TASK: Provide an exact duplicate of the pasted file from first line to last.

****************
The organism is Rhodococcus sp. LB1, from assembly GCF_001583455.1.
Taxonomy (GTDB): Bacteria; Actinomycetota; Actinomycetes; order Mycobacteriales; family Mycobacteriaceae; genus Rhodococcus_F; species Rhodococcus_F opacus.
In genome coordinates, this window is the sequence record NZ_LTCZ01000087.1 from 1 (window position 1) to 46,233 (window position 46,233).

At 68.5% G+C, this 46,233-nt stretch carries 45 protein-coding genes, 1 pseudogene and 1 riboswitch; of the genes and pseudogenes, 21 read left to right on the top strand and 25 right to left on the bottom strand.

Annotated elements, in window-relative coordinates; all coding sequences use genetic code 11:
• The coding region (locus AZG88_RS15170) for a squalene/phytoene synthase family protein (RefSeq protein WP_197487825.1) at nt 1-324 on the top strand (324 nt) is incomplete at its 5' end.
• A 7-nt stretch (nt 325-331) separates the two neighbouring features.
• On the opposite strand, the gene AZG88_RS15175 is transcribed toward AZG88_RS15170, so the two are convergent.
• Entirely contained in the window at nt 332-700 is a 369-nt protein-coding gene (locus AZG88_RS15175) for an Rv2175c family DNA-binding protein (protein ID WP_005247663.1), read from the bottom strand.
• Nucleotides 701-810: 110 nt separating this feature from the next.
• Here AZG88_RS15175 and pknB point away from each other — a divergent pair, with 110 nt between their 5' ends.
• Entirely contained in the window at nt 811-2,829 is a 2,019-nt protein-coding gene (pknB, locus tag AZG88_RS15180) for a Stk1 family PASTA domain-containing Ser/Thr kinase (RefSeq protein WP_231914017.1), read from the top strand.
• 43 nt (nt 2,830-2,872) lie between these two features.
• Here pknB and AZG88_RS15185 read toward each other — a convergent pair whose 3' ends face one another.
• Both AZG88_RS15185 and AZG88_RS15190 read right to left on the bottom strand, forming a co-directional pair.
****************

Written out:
The organism is Rhodococcus sp. LB1, from assembly GCF_001583455.1.
Taxonomy (GTDB): Bacteria; Actinomycetota; Actinomycetes; order Mycobacteriales; family Mycobacteriaceae; genus Rhodococcus_F; species Rhodococcus_F opacus.
In genome coordinates, this window is the sequence record NZ_LTCZ01000087.1 from 1 (window position 1) to 46,233 (window position 46,233).

At 68.5% G+C, this 46,233-nt stretch carries 45 protein-coding genes, 1 pseudogene and 1 riboswitch; of the genes and pseudogenes, 21 read left to right on the top strand and 25 right to left on the bottom strand.

Annotated elements, in window-relative coordinates; all coding sequences use genetic code 11:
• The coding region (locus AZG88_RS15170) for a squalene/phytoene synthase family protein (RefSeq protein WP_197487825.1) at nt 1-324 on the top strand (324 nt) is incomplete at its 5' end.
• A 7-nt stretch (nt 325-331) separates the two neighbouring features.
• On the opposite strand, the gene AZG88_RS15175 is transcribed toward AZG88_RS15170, so the two are convergent.
• Entirely contained in the window at nt 332-700 is a 369-nt protein-coding gene (locus AZG88_RS15175) for an Rv2175c family DNA-binding protein (protein ID WP_005247663.1), read from the bottom strand.
• Nucleotides 701-810: 110 nt separating this feature from the next.
• Here AZG88_RS15175 and pknB point away from each other — a divergent pair, with 110 nt between their 5' ends.
• Entirely contained in the window at nt 811-2,829 is a 2,019-nt protein-coding gene (pknB, locus tag AZG88_RS15180) for a Stk1 family PASTA domain-containing Ser/Thr kinase (RefSeq protein WP_231914017.1), read from the top strand.
• 43 nt (nt 2,830-2,872) lie between these two features.
• Here pknB and AZG88_RS15185 read toward each other — a convergent pair whose 3' ends face one another.
• Both AZG88_RS15185 and AZG88_RS15190 read right to left on the bottom strand, forming a co-directional pair.